Issue Definition, Information Processing, and the Politics of Global Warming
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Past research has proposed various macrolevel theories of issue definition and agenda setting. However, we propose a microlevel theory of issue definition rooted in how individuals process information. We theorize that people process information about policy issues through a filter that emphasizes past assessments, ideology, background, social cues, and the continuing intrusion of new information. Most of these factors lead individual issue definitions toward stability. However, the introduction of an information signal of appropriate magnitude and character can produce punctuations in issue definition by individuals through time. Since the macrolevel definition of an issue is a type of aggregation of individual definitions, understanding how individuals define issues becomes a precursor to understanding issue definition at the system level. In evaluating the theory, we develop and evaluate a survey to study the issue definition process for individuals across multiple issues, and for global warming specifically. The survey also includes two embedded experiments to demonstrate the potential for punctuation in the issue-definition process for individuals and the system. 2007, Midwest Political Science Association.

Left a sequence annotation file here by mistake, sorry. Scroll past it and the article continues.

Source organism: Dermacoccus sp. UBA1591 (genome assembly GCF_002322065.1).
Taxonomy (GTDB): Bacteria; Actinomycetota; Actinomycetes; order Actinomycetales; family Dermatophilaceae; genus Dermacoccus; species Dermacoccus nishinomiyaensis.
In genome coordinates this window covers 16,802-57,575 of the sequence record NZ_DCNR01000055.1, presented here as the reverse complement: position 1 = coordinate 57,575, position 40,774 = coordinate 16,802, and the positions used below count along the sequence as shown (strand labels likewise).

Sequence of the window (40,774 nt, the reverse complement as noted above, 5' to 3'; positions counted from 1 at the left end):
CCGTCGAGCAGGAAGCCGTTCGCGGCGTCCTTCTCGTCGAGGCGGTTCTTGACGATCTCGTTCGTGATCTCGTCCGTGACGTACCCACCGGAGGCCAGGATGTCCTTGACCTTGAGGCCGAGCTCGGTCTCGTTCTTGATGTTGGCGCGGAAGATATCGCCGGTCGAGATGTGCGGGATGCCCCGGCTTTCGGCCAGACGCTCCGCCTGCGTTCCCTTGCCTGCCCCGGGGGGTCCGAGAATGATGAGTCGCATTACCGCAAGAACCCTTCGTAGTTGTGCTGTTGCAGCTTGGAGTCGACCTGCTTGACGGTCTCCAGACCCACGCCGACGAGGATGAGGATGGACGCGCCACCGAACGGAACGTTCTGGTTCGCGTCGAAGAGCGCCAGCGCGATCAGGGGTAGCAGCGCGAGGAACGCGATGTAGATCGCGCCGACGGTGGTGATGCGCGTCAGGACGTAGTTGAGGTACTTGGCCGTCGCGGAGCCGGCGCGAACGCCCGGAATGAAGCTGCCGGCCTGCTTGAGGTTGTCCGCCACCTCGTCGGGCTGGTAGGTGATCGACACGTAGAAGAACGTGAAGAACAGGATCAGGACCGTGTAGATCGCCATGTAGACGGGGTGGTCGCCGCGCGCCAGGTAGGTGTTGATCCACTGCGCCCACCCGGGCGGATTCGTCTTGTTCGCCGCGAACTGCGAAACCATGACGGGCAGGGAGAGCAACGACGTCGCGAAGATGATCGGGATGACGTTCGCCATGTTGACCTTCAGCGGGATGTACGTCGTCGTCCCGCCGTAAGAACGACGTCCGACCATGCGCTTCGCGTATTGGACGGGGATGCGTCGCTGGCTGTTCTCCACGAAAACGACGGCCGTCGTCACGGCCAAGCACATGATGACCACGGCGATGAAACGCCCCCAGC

American Journal of Political Science
author list (cited authors)
Wood, B. D., & Vedlitz, A.
complete list of authors
Wood, B Dan||Vedlitz, Arnold